BBC Global News exec: "We continue to deliver twice the audience for every pound invested than the American broadcasters."

Posted: 28 Nov 2011   Print   Send a link
UK House of Commons, 22 Nov 2011, oral evidence before the Foreign Affairs Committee by Lord Patten of Barnes, chairman of the BBC Trust, Peter Horrocks, director of BBC Global News, and Jim Egan, controller, strategy and distribution, BBC Global News: Lord Patten: "Both I myself and the director-general of the BBC have made it clear that we wanted to retain the funding of the World Service. We will have to explain clearly to licence fee payers why they should be paying for the World Service, rather than that cost being met by the taxpayer. I do not myself regard that as an excessively difficult job. We will establish an international committee in the Trust, which will be chaired by a newly appointed trustee, Lord Williams, whom members of the Committee will, I am sure, know. He is himself an ex-member of the World Service, an academic, a senior UN official and a senior adviser to Foreign Ministers and to a Prime Minister, so he is very well qualified for the task. When we become responsible financially for the World Service in 2014, we will set out an operating licence spelling out the objectives and purposes of the World Service, which we will agree with the Foreign Secretary. ...

"The BBC is hugely proud of the World Service. I have just come back from Washington, where, among other things, I spent a day with the World Service and our BBC bureau in Washington. In America and elsewhere in the world, the World Service is hugely well regarded, and I think that the Committee knows that in addition to the Committee being concerned about the cuts in the World Service last year, the State Department and our colleagues in America are very concerned about these matters as well. I do not think that all the Americans’ similar services, such as Voice of America, have an audience, in aggregate, as big as the World Service’s."

Peter Horrocks: "The audience level has dropped. It has not dropped as much as we originally thought it might, because we adapted the plans, but nevertheless it has dropped by about 15 million on previous years. It has actually dropped from 180 million to 166 million-that is 14 million."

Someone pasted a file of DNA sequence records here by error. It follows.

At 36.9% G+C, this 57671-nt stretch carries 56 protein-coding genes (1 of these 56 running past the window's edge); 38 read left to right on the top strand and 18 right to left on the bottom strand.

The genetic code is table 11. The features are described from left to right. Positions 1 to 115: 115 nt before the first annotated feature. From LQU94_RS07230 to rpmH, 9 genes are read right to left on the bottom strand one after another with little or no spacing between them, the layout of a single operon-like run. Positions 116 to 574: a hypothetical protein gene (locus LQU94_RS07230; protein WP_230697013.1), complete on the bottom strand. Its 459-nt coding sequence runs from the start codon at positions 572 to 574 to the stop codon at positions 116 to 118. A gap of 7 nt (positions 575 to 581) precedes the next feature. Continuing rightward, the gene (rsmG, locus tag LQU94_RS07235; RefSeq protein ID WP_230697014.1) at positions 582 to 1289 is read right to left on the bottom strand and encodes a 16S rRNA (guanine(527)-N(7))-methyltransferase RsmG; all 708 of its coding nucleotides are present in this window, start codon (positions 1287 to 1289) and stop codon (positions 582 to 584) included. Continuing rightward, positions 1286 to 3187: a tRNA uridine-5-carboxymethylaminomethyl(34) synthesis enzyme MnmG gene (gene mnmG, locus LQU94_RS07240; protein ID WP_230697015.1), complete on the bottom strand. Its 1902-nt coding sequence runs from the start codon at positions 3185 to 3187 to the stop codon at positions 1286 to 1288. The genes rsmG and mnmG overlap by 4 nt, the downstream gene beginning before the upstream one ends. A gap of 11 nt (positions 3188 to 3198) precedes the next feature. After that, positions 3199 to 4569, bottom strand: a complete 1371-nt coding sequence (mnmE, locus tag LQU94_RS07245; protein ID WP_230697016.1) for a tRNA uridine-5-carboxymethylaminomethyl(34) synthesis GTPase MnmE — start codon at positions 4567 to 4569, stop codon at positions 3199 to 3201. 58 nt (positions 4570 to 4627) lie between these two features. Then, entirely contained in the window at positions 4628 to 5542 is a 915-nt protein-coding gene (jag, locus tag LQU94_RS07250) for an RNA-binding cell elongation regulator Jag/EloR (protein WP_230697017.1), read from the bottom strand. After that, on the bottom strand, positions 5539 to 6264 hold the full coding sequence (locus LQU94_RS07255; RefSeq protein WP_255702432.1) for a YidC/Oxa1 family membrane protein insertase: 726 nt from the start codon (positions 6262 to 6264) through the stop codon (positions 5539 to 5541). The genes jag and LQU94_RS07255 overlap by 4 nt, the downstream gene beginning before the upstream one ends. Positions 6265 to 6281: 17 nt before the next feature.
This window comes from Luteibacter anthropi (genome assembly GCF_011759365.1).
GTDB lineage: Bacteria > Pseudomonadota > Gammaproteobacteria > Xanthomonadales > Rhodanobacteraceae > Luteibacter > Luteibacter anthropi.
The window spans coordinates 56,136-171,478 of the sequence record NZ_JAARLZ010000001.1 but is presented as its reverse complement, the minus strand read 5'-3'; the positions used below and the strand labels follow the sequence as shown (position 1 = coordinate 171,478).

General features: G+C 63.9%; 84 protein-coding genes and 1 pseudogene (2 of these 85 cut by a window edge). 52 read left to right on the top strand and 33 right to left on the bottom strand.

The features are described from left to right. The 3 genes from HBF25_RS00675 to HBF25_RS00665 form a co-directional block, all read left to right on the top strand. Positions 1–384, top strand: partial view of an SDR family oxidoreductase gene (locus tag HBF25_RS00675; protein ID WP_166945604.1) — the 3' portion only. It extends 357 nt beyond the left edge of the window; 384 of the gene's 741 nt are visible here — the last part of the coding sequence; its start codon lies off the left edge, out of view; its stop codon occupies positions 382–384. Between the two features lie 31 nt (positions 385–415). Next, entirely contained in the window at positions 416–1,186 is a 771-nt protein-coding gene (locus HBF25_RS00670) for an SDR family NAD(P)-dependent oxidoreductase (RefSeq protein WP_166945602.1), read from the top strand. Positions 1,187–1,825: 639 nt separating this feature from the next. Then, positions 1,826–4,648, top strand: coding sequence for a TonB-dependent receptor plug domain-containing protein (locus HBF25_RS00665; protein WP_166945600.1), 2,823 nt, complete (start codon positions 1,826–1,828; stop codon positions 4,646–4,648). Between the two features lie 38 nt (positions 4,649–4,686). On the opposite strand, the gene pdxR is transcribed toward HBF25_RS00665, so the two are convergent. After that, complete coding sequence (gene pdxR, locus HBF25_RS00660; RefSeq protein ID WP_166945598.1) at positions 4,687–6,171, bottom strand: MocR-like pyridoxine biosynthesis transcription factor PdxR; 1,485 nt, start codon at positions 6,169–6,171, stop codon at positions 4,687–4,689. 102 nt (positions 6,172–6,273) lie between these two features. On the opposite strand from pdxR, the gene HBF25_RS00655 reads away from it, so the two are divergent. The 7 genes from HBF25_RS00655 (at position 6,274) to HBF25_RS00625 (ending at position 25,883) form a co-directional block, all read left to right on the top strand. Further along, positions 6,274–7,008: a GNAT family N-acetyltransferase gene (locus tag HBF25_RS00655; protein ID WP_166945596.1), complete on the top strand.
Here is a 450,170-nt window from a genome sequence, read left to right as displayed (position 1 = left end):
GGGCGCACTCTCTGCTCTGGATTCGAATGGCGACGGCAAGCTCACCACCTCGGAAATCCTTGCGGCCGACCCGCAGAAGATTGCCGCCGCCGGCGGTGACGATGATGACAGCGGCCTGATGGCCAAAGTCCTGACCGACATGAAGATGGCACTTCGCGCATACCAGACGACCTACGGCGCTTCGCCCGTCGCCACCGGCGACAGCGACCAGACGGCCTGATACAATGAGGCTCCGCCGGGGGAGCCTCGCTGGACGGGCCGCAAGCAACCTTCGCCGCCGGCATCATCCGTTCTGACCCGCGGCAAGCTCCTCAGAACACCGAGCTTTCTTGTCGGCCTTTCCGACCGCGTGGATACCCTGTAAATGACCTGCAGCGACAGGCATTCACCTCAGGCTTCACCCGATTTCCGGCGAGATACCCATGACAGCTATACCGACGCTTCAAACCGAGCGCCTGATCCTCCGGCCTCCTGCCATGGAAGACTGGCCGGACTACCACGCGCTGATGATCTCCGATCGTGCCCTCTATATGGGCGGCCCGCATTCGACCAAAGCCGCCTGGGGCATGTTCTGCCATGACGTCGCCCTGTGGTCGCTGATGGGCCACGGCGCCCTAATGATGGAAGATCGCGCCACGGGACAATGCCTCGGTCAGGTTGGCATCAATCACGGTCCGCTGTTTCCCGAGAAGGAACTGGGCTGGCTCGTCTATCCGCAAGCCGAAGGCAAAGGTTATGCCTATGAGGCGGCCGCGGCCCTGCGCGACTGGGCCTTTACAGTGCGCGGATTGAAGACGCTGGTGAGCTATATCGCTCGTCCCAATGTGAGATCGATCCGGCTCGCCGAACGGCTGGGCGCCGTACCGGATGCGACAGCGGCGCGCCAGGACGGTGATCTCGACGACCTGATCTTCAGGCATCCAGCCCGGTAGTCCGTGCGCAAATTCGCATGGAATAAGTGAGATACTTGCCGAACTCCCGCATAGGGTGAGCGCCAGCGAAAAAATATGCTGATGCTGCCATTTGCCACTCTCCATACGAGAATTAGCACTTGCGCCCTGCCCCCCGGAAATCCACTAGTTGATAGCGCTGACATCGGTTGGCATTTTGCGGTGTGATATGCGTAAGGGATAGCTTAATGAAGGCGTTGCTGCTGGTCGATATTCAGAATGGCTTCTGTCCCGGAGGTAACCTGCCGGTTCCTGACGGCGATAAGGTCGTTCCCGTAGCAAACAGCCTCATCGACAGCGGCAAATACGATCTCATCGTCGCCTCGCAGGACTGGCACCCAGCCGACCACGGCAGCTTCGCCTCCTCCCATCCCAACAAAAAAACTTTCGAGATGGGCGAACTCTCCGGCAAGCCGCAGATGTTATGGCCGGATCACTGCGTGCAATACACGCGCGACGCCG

Jim Egan: "I would not pretend that we do not have problems in some individual services in our audience, but overall, we continue to deliver twice the audience for every pound invested than the American broadcasters, for example, and much more than that compared with the budgets for the Dutch, German and French international broadcasters. ... Al-Jazeera has performed extremely strongly, particularly over the past few years and during the events in the Arab-speaking world. There is growing competitive intensity on the supply side, which comes from both the established international broadcasters I mentioned, plus new Government-funded broadcasters, with whom, frankly, we do not have the resources to compete. Part of my role involves seeking to place BBC programming on domestic radio stations, and we are just unable to respond to initiatives by the Chinese in particular. They will pay very significantly for their programming to be carried, rather than BBC programming, which we will never pay to have carried, because we believe in the underlying quality."

There are many more details about BBC World Service strategies and plans in this transcript.

As discussed in a previous post, the combined weekly audience of US international broadcasting (five entities in 59 languages) is 187 million, larger than that of BBC World Service (27 languages) at 166 million. The weekly audience for BBC Global News, adding World Service, BBC World News (the global English television news channel), and the international version of, is 225 million. The annual budget of the US Broadcasting Board of Governors is $760 million, versus $338 million for BBC World Service. BBC World News is, in theory, self-funding through advertising, and the international has already announced a profit.